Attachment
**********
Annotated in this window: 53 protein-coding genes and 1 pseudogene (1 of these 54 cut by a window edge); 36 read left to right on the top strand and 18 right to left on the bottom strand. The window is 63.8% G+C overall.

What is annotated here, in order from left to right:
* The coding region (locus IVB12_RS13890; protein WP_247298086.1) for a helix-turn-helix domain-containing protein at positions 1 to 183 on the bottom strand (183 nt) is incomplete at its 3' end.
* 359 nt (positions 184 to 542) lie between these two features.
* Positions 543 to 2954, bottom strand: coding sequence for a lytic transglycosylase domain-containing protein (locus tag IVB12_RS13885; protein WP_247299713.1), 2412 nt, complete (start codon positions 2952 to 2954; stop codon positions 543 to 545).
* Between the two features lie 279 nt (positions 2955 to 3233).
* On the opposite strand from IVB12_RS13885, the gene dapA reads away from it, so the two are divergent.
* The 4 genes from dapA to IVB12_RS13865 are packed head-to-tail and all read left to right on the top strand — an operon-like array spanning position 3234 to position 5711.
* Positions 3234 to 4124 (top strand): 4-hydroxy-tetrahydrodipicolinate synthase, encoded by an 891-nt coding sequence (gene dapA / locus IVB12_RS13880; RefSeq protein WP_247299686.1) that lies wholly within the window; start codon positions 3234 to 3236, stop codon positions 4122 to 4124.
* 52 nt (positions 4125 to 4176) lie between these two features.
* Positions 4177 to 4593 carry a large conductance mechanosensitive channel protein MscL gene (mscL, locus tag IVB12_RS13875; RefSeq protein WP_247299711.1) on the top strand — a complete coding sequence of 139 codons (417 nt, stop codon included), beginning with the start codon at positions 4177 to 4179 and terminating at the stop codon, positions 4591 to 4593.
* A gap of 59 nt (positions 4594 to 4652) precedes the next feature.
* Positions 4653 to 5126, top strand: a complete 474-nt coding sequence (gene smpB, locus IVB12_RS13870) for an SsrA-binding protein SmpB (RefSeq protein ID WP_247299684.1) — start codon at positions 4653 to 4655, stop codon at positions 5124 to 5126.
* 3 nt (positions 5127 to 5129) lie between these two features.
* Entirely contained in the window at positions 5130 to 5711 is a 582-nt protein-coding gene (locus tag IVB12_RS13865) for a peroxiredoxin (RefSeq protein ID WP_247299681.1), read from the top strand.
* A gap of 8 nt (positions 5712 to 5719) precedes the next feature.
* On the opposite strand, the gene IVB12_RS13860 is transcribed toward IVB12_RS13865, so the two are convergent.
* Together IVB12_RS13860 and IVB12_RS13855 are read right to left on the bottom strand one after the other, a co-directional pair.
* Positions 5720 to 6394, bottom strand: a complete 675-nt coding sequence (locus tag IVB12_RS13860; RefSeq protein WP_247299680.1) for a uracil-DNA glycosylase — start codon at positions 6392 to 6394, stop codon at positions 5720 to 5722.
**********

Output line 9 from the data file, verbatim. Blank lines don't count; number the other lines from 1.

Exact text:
* Positions 3234 to 4124 (top strand): 4-hydroxy-tetrahydrodipicolinate synthase, encoded by an 891-nt coding sequence (gene dapA / locus IVB12_RS13880; RefSeq protein WP_247299686.1) that lies wholly within the window; start codon positions 3234 to 3236, stop codon positions 4122 to 4124.